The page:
Jason also writes: “The transition from the tactile and creative to the cerebral and regimented. Mehta calls it the switch from “child-centered learning to subject-centered learning. In third grade I cut with scissors, smeared glue sticks, and doodled with scented magic markers. By 12th grade I was plugging in formulas on a TI-83 and writing the answers on fill-in-the-blank worksheets.”
This shows how what you learn in high school lacks creativity and is not related to what you do in the real world.
Our current system in Ontario has turned learning into a competition and has put students up against each other by creating a hierarchy from A to F.
According to an article called ‘What are the Most Common Arguments as to Why School is a Waste of Time’ published by University of the People, “It is also argued that tests stress students out for no good reason, and that it defeats the purpose of learning and really enjoying the process. Testing students in school takes away from the genuine pleasure of learning for ourselves, and makes it into one big race.”
According to experts, it is clear that tests do not reflect on how smart or not smart a person is, they also do not cater to all learning styles, and they force students to compete against each other, which in turn does not benefit students in our current system.
The concluding reason as to why the Ontario Education System does not benefit all students is because it doesn’t teach us basic life skills. In school, students are not taught how to manage their personal finances, how to prepare for the future and are given a false reality as to how they will be expected to spend their money. In high school many students start getting jobs. An important part of having a job is knowing how to manage money.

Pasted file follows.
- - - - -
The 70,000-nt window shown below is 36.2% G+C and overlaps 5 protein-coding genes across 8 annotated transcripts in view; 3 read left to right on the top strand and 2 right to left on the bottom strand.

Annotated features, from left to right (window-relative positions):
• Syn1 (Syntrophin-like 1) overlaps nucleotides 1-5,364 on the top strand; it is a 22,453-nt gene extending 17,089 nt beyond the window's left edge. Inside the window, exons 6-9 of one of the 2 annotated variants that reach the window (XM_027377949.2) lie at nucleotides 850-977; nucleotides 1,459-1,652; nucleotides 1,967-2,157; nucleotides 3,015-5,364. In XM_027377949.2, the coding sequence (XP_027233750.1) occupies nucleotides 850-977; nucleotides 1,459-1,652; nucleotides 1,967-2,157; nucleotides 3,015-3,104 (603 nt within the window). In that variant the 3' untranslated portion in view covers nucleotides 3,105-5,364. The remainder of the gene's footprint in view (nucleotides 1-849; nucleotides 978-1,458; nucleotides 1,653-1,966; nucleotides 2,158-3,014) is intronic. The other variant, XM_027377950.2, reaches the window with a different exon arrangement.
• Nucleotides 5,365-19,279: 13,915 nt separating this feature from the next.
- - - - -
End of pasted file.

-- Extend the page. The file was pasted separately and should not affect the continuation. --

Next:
Savannah Cooks from Indian Trail High School and Academy says: “About 25 per cent of 13-18-year-old high school students may not have the skills to manage basic personal finances,” according to a 2013 study by EverFi, Inc., a technology company focusing on educating children.
This is a necessity for youth as they enter the real world. There’s more to life after high school than just post secondary that we aren’t really educated on in high school. According to the article from the University of Michigan-Dearborn, “Given these new realities, Alcodray argues high schools can’t afford to be focused exclusively on college prep; rather, they should be preparing students for “what next.”
And what’s next should be defined in terms of the spectrum of real opportunities that’s likely to greet them post-graduation day.
We need to be taught the realities of buying a house, paying off a credit card and paying taxes. Our current education system also fails to teach us how we will be expected to spend our money in the future. According to an article written by U of A, “Often, we get so wrapped up in preparing our youth for college or some kind of technical training that we forget about basic skills that they will need such as balancing their checkbook, obtaining things like housing, insurance, and utilities when they do get income.” This research shows how the education system does not teach students basic life skills such as managing personal finances, preparing for the future or how we will be expected to spend our money.
Overall, the Ontario education system has failed students. It is made to cater to only one specific learning style, this type of learner are those who can function early in the morning, absorb a lot of information in a short amount of time, can write tests and are compliant. In order for students to feel adequately prepared for the future, a reevaluation of courses is needed so that the curriculum is better fit to all learning styles, teaches basic life skills and enables for flexibility.
Gracie Sacca is a grade 12 student at St.Mark high school and R.IS.E Academy. In her free time she likes to play hockey and golf. Next year she will be attending Stonehill College on a hockey scholarship and taking Sports Management. In her grade 12 English class she was asked to write about something that she is passionate about therefore she took the opportunity to write about the need for change in education.